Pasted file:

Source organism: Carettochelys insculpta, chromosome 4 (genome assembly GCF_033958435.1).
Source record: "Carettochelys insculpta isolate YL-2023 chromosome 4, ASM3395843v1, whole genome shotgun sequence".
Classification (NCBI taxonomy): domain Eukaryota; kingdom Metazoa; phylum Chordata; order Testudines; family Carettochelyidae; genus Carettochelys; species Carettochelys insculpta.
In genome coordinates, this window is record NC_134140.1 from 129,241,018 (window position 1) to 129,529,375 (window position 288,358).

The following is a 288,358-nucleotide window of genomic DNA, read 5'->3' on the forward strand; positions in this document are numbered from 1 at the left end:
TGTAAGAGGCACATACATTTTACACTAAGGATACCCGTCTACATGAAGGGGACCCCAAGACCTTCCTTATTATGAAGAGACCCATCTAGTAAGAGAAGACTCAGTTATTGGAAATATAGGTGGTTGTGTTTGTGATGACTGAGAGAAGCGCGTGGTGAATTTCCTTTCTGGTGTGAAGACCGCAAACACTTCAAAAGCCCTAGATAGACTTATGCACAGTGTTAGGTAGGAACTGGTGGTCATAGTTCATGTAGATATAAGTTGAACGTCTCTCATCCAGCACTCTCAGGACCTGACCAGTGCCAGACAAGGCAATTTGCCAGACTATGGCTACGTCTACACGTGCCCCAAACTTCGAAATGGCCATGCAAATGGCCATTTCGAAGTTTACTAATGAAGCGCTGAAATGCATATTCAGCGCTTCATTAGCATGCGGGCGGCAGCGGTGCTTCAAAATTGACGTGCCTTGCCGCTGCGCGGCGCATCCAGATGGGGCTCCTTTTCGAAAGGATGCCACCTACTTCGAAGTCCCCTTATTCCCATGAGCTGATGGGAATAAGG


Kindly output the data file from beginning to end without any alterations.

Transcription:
Source organism: Carettochelys insculpta, chromosome 4 (genome assembly GCF_033958435.1).
Source record: "Carettochelys insculpta isolate YL-2023 chromosome 4, ASM3395843v1, whole genome shotgun sequence".
Classification (NCBI taxonomy): domain Eukaryota; kingdom Metazoa; phylum Chordata; order Testudines; family Carettochelyidae; genus Carettochelys; species Carettochelys insculpta.
In genome coordinates, this window is record NC_134140.1 from 129,241,018 (window position 1) to 129,529,375 (window position 288,358).

The following is a 288,358-nucleotide window of genomic DNA, read 5'->3' on the forward strand; positions in this document are numbered from 1 at the left end:
TGTAAGAGGCACATACATTTTACACTAAGGATACCCGTCTACATGAAGGGGACCCCAAGACCTTCCTTATTATGAAGAGACCCATCTAGTAAGAGAAGACTCAGTTATTGGAAATATAGGTGGTTGTGTTTGTGATGACTGAGAGAAGCGCGTGGTGAATTTCCTTTCTGGTGTGAAGACCGCAAACACTTCAAAAGCCCTAGATAGACTTATGCACAGTGTTAGGTAGGAACTGGTGGTCATAGTTCATGTAGATATAAGTTGAACGTCTCTCATCCAGCACTCTCAGGACCTGACCAGTGCCAGACAAGGCAATTTGCCAGACTATGGCTACGTCTACACGTGCCCCAAACTTCGAAATGGCCATGCAAATGGCCATTTCGAAGTTTACTAATGAAGCGCTGAAATGCATATTCAGCGCTTCATTAGCATGCGGGCGGCAGCGGTGCTTCAAAATTGACGTGCCTTGCCGCTGCGCGGCGCATCCAGATGGGGCTCCTTTTCGAAAGGATGCCACCTACTTCGAAGTCCCCTTATTCCCATGAGCTGATGGGAATAAGG